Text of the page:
Drought predicted in 3 States

CHENNAI DEC. 4. An integrated hunger eradication programme to provide food security to the poor under the guidance of local action committees, consisting of an equal number of women and men was suggested by the M.S. Swaminathan Research Foundation here today.

Submitting a paper on the concluding day of the three - day conference on "A Consultation on peace, freedom from hunger and sustainable development: Ethical dimensions" here, the Foundation said such an integrated programme should be implemented immediately if the country was to achieve the goal of a hunger-free India before August 2007, the 60th year of the country's independence.

The plan, it said, should have seven major components, including identification of the poor and under-nourished children, special attention to pregnant and nursing mothers, infants, old and infirm persons, provision of clean drinking water, primary health care, and primary education.

Visualising severe drought Rajasthan, Orissa and Maharashtra during February to June next year, the Foundation demanded the introduction of community food, fodder, feed and water banks in these States at the earliest, possibly before the end of January. "No time should be wasted in setting up these banks in areas where a large number of food and water deprived children, women and men were likely to be affected."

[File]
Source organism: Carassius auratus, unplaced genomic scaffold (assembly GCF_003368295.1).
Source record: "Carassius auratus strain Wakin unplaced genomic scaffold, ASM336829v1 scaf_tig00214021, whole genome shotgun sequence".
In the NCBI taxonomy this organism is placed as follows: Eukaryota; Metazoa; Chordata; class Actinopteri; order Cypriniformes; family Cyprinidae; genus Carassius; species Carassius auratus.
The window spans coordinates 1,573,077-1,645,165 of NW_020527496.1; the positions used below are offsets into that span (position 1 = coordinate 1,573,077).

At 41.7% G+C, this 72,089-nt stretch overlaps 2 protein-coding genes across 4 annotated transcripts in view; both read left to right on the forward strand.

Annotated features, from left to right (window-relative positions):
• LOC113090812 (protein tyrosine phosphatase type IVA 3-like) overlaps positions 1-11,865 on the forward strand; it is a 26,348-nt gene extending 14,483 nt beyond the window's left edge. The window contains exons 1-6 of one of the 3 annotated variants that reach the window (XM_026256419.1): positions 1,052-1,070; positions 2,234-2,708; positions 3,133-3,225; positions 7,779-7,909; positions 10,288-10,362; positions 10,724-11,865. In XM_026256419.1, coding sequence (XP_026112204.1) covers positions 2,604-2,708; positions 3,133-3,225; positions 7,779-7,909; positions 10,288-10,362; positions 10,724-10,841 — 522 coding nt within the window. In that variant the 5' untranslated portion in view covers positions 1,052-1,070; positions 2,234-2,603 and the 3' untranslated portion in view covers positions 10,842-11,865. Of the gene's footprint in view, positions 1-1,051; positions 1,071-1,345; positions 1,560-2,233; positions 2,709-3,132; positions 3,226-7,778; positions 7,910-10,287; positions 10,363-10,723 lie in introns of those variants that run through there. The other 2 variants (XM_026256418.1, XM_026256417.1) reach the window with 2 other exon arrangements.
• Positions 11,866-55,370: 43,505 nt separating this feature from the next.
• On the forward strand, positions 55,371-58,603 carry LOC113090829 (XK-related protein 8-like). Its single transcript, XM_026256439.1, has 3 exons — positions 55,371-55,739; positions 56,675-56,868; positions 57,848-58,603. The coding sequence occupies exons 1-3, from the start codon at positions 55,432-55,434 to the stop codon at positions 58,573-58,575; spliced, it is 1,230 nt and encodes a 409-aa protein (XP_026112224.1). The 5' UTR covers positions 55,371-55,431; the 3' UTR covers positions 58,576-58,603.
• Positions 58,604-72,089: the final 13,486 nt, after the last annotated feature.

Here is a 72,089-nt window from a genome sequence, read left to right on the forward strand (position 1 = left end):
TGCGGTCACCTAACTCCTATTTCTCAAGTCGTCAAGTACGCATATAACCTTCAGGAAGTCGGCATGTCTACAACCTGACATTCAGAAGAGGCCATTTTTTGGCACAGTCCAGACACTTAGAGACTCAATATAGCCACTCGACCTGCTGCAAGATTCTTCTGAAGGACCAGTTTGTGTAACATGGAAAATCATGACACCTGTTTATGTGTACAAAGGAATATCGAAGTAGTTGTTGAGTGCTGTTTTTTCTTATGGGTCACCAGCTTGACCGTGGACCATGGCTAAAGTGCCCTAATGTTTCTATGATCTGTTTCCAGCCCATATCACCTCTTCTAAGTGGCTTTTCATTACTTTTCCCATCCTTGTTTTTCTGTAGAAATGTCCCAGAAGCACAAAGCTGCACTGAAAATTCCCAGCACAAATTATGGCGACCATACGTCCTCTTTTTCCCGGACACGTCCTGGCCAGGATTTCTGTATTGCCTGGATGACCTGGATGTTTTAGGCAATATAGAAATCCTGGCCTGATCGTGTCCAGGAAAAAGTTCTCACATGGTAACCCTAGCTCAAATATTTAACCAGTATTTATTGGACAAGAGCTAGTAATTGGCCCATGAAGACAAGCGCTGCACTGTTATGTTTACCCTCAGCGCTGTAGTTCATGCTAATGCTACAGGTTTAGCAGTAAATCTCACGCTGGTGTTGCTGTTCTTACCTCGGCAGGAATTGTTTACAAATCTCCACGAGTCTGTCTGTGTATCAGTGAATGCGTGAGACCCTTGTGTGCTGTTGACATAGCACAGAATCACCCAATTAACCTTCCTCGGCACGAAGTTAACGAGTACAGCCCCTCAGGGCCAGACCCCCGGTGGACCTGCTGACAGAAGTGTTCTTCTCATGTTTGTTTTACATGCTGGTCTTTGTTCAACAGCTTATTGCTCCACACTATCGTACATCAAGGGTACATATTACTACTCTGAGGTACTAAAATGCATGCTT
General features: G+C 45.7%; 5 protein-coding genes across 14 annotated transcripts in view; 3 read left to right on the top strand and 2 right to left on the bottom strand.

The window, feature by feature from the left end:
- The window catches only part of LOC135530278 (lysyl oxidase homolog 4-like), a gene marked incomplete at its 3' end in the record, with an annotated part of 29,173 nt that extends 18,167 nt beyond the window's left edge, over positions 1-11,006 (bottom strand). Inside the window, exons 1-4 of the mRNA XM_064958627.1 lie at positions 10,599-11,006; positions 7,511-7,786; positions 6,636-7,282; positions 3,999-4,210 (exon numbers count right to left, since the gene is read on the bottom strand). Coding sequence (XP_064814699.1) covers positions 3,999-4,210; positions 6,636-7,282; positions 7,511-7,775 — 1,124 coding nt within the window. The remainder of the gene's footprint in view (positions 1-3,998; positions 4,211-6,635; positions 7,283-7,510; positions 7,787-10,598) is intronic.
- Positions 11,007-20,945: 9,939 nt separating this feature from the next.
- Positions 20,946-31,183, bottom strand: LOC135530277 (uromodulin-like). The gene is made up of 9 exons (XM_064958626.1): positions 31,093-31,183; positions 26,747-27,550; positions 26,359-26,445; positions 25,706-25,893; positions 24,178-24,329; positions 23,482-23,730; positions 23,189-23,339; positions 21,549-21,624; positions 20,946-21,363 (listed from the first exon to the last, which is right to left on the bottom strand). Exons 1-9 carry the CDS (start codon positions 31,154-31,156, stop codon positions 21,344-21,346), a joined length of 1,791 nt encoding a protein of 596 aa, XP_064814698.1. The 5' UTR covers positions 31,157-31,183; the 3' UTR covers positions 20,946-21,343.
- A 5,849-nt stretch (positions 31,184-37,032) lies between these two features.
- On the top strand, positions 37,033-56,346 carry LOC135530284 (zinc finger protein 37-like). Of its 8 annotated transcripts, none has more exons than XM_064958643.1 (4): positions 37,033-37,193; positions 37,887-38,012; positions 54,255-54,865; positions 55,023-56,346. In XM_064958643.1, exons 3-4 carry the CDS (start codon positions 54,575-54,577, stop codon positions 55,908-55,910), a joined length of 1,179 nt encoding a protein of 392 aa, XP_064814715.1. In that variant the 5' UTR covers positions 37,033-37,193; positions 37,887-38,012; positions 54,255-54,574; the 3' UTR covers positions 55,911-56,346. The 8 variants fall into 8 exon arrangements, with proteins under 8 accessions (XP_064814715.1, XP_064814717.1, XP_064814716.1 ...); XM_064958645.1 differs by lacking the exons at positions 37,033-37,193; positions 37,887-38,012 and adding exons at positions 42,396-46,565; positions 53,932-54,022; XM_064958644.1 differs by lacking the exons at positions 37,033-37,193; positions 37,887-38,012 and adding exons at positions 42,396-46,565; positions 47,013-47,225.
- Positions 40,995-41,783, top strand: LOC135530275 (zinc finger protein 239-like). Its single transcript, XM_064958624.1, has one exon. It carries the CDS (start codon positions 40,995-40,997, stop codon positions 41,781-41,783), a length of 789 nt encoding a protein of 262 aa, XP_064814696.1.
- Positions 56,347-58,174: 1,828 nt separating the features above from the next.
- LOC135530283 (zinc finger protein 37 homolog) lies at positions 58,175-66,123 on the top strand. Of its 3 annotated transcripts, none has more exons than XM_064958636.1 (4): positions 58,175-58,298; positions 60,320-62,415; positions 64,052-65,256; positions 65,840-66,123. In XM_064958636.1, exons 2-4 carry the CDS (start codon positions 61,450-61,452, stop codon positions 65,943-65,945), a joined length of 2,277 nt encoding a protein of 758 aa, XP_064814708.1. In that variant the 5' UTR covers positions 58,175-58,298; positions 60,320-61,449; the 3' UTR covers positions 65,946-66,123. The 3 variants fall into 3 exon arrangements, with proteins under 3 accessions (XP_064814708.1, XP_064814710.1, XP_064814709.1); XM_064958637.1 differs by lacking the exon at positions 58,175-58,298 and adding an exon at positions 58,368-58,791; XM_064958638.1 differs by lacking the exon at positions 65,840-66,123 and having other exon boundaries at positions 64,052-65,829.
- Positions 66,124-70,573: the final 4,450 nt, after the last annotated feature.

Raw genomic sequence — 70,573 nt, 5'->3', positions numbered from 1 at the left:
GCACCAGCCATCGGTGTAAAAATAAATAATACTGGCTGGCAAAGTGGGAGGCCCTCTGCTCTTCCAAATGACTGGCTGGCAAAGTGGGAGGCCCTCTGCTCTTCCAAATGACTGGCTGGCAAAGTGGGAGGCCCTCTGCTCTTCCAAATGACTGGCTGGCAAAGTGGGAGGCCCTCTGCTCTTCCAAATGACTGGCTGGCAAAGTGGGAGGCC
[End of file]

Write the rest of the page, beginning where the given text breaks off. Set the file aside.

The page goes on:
Stressing the need for increasing investment in agriculture and rural development, the Foundation said this was necessary as agricultural progress was the best safety net against hunger and rural poverty.

Addressing the concluding session, Prof. Swaminathan said India, despite being rich in diversity and resources, continued to remain as a developing country. Perhaps the existing highly centralised system of administration might be responsible for this. He felt that proliferation of bureaucrats was the major impediment to progress of the country. "Gram Swaraj," he said was the need of the hour to unleash the creativity and initiatives of the rural populace.

Swami Agnivesh demanded a national wage policy, as the minimum wage fixed by various State Governments was not all realistic. The minimum wage of a non-formal worker should be equivalent to the wage of a class four staff in government services and every worker should be given a job at least for 150 days in a year, he added.

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